Quiñón de Valmira 2015
DOC Rioja, Alvaro Palacios, 750 ml
|Origin:||Spain / Rioja|
|Ripening potential:||4 to 15 years|
|Serving temperature:||16 to 18 °C|
|Food pairing suggestion:||Bouillabaisse, Saddle of lamb fillet with herb jus, Wild fowl, Moules à la marinière|
|Vinification:||fermentation with grapes' own yeast, long must fermentation, fermentation in steel tank, Pumping over|
|Harvest:||hand-picking, strict selection, selecting the grapes (by hand)|
|Maturation:||in new barriques, in used barriques, long cultivation, some months bottle storage before sale|
|Maturation duration:||12 months|
Grenache seldom comes alone
Spaniards and Sardinians make the Grenache contentious: both claim it originated from their country. In fact, it had already appeared in both places by the 16th century. But a large number of mutations in Spain indicates that it has deeper roots on the Iberian Peninsula. The Grenache is meaty, rich in tannins and spicy, with a wonderful, fruity sweetness and rich aromas of blackberry, cassis, plums and pepper. Under the name Garnacha, it contributes fullness to the Rioja. In Sardinia it is called Cannonau, where it yields strong, expressive wines. But its stronghold is in France. Grenache is the star in Châteauneuf-du-Pape and streams into many other assemblages from the south. Its preferred partners are Syrah and Mourvèdre. This blend is also very popular abroad. In Australia, these wines are simply called "GSM".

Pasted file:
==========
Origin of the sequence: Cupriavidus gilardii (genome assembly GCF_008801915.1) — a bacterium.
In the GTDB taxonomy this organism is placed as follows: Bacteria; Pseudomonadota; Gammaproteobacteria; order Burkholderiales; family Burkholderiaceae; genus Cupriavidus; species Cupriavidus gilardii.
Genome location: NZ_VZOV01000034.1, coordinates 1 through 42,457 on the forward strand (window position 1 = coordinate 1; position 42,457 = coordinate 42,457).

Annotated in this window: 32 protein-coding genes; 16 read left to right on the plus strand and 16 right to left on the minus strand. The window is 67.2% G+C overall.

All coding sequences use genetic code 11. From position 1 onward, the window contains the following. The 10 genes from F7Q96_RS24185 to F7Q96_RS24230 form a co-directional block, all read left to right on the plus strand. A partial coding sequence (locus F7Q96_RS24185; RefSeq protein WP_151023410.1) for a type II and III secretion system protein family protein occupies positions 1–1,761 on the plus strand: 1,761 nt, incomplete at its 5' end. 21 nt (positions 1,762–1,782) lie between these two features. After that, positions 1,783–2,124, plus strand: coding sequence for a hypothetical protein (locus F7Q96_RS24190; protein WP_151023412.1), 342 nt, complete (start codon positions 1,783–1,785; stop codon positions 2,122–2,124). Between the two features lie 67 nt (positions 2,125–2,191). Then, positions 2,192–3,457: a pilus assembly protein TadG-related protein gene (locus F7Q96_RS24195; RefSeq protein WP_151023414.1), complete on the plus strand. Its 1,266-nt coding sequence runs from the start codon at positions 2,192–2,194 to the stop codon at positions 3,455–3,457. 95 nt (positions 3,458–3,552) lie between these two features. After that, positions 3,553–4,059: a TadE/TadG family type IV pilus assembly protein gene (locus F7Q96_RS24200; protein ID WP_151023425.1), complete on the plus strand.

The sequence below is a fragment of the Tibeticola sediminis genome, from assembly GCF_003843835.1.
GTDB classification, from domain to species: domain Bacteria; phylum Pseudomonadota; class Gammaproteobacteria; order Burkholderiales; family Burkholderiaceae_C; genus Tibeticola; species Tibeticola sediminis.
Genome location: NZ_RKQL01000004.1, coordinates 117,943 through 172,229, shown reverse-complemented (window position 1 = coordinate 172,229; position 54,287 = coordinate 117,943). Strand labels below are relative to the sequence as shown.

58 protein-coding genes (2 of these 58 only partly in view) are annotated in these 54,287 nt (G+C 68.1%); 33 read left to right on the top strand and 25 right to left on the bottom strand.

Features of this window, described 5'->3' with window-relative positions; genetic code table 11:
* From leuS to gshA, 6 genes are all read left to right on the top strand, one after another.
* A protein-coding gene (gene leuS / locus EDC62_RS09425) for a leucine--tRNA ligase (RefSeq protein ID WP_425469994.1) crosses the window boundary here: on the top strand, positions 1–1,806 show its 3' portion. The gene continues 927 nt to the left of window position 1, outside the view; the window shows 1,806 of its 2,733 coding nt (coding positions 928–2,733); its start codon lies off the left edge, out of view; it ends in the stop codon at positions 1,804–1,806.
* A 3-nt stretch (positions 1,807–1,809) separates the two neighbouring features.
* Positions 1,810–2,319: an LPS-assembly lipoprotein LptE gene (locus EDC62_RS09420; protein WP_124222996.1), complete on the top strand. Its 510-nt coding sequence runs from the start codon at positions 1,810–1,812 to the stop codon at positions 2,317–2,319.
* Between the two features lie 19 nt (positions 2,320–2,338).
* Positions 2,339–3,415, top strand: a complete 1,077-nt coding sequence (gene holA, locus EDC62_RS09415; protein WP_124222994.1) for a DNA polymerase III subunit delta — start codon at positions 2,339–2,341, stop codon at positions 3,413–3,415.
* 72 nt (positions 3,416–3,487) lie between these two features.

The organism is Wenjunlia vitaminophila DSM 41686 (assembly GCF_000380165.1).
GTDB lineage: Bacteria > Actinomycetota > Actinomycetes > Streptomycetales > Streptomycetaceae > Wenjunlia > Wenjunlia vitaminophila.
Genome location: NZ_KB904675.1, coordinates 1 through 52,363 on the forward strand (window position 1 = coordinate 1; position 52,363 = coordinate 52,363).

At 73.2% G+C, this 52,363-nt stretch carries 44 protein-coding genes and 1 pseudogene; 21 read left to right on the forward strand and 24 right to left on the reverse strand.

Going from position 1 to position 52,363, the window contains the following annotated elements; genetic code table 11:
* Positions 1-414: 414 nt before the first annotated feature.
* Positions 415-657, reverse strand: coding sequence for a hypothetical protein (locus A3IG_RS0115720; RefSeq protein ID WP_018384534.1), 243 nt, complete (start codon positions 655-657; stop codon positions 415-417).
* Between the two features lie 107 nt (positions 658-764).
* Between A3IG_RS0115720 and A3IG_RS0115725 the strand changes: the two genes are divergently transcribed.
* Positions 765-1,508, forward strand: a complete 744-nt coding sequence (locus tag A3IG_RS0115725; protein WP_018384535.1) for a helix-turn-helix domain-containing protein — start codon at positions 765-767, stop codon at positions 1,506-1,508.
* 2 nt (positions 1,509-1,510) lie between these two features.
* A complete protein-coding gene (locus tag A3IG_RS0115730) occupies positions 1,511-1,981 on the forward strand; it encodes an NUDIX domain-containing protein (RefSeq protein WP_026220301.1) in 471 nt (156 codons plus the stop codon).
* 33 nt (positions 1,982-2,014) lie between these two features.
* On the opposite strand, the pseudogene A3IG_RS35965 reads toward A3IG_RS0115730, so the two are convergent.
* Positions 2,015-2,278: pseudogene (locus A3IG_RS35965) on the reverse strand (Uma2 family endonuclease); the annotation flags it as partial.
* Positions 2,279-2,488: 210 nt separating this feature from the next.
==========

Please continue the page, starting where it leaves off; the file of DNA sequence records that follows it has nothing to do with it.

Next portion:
Rioja: A legend in upheaval
It is the flagship of the Spanish wine industry: the Rioja region, with its elegant, yet storable wines, most of which are dominated by the Tempranillo, has decisively influenced the image of Spanish wine. Above all, the Reservas and Gran Reservas, aged for years in barrels, enjoy a magical reputation. For about 20 years, the Rioja houses have created a sensation with modern-designed, fruity wines, which are marked more by their terroir than their aging processes.
Spain – Variety and perfection
“Somewhere in la Mancha, in a place whose name I do not care to remember...,” begins Don Quixote's odyssey.
The most famous part is definitely when Don Quixote thinks windmills are his enemy and wants to fight them – until they nearly kill him. It’s possible there was a bit too much of the La Mancha wine at play. Spanish vines fight for their survival in rugged landscapes, battling fierce drought and rough soils. But they fight well.